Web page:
For purposes of this
The chemical industry is an integral part of the United States' (U.S.) economy, converting various raw materials into more than 70,000 diverse products. These raw material inputs are generally either organic (oil, natural gas) or inorganic raw materials (ores or natural elements taken from the earth).
The next step in chemical and allied products manufacturing process, chemical reaction and/or synthesis, exhibits variety both across and within sectors in the chemical manufacturing industry, although with the common characteristic of using a chemical process to formulate a product. Some examples of chemical reactions include halogenation in the formation of chlorinated solvents, and polymerization in the formation of plastic resins. Inputs will often go through more than one reaction. In many sectors, a reactor vessel acts as a host to the reaction, as well as sometimes acting as a crystallizer, heater, mixer, or evaporator.
The desired end products are rarely obtained in pure form out of the reaction or synthesis process, and by-products and unreacted inputs must be removed. Once the reaction occurs, the targeted product or products must be isolated and purified, and this
Both because of the way that the facilities covered by this
The Chemical Manufacturing industry typically operates on a large scale, with releases to the environment and, in some situations, subsequent exposure of humans, organisms, and ecosystems to hazardous substances on a similarly large scale. As was previously discussed, the Agency's TRI data revealed that the Chemical Manufacturing industry released large quantities of CERCLA hazardous substances, approximately 220 million pounds, or approximately 10 percent of the total on-site releases of hazardous substances reported under TRI. This overall percentage, while declining, has still remained large since 2001, ranging from 291 million pounds of total on-site releases of hazardous substances in 2001 to 233 million pounds in 2006. In 2007, the majority of on-site releases of hazardous substances from the Chemical Manufacturing industry were to underground injection, with additional releases to the air, water, and land.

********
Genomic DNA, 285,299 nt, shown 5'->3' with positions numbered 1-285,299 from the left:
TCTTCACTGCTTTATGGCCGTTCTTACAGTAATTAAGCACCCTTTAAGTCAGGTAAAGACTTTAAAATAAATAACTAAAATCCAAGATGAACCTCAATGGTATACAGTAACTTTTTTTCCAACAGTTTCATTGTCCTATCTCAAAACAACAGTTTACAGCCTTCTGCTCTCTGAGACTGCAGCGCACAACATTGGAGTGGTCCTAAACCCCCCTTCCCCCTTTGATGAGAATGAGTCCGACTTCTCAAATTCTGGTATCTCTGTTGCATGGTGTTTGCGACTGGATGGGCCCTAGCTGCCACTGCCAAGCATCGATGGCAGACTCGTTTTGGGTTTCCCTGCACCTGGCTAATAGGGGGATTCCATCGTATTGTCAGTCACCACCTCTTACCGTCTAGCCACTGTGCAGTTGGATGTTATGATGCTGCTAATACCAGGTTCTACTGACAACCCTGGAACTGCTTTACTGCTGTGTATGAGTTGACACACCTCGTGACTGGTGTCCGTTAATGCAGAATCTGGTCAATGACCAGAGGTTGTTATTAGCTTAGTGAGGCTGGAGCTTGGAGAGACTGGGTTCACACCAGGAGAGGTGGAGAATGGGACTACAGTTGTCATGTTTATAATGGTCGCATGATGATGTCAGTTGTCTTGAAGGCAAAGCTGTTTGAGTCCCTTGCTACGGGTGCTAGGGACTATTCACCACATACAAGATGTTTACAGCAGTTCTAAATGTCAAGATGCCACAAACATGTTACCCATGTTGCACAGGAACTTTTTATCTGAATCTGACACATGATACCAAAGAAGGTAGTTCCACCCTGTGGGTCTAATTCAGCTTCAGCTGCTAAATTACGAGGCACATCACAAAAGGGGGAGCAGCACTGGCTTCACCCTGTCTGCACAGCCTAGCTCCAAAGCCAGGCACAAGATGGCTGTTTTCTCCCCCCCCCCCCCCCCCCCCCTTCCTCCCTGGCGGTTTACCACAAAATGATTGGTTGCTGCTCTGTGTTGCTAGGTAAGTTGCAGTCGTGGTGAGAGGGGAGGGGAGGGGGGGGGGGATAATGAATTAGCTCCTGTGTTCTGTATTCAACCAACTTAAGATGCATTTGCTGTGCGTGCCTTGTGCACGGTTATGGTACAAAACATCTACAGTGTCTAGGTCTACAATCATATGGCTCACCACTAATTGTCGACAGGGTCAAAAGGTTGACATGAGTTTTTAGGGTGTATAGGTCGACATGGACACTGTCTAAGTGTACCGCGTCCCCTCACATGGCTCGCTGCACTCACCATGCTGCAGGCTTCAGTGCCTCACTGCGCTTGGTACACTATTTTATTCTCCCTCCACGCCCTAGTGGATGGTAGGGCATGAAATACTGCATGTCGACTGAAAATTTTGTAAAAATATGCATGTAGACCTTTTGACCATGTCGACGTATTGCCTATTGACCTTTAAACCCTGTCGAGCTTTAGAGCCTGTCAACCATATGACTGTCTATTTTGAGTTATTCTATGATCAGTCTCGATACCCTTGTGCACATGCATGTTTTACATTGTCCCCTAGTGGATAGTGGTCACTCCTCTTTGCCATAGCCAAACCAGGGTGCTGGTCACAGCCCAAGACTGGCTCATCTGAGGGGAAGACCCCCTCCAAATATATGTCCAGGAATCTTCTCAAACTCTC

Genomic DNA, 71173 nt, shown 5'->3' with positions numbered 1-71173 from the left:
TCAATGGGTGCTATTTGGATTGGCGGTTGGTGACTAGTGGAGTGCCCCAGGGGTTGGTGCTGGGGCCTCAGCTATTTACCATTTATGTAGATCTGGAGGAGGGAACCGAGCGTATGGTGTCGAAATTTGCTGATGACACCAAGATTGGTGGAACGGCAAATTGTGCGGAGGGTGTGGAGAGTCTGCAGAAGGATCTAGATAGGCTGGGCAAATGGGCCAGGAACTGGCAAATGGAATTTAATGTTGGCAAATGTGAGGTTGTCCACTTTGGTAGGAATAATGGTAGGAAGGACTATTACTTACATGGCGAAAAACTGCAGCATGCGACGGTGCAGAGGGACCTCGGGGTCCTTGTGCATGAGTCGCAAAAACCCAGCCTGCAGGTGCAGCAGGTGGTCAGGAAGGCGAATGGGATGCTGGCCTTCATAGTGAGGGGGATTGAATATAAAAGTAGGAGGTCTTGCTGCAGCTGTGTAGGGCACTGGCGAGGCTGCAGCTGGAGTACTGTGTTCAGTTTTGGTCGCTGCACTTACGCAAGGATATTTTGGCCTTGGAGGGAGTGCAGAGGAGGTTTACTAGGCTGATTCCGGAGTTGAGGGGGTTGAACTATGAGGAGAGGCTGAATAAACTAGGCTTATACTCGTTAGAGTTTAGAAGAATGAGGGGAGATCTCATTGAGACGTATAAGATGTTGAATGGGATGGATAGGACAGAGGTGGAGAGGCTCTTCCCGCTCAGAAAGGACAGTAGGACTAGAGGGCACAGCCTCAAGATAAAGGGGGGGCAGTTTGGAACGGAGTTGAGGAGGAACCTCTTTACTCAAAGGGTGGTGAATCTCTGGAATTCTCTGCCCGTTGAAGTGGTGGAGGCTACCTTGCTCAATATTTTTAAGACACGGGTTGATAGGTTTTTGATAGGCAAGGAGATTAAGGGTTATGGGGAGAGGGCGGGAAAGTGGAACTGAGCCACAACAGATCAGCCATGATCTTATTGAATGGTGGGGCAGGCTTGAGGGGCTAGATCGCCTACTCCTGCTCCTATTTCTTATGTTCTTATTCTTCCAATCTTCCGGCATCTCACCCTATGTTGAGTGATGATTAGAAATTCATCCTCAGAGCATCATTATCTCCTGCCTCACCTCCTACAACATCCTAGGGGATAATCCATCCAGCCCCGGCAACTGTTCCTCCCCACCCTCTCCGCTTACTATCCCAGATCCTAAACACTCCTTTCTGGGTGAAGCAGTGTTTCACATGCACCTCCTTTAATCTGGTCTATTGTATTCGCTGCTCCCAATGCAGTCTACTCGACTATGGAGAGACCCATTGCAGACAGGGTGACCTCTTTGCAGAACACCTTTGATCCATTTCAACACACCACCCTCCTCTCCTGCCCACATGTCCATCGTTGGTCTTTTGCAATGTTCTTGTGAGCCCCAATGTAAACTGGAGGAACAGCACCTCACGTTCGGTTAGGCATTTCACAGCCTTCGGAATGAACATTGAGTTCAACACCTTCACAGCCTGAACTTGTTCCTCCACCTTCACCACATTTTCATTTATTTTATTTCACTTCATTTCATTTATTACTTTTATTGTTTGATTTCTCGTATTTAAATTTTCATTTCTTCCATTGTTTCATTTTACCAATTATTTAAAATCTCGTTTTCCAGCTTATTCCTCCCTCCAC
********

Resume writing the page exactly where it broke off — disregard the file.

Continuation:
Further, according to the 2007 RCRA BR, the Chemical Manufacturing industry generated approximately 19.8 million tons of hazardous waste, or approximately 61 percent of the total amount of hazardous waste reported by large quantity generators. This waste can take a variety of forms, including spent solvents, distillation bottoms and side-cuts, off specification or unused toxic chemicals, wastewater, wastewater treatment sludge, emission control sludges, filter cake, spent catalysts, by-products, reactor clean out wastes, and container residues.
There are a large number of active facilities operating in the U.S., and thus, there is potential for releases of and exposure to hazardous substances. While estimates of the number of active chemical manufacturing facilities vary, in 2007, the Census Bureau estimated that there were approximately 13,000 chemical manufacturing facilities in the U.S.
In some cases, these wastes have led to ground and surface water contamination when improperly managed.
These situations, as well as others, EPA believes, have led to, and may continue to lead to, impacts to public health and the environment as a result of releases and exposure of hazardous substances. Specifically, the severity of consequences posed by some chemical man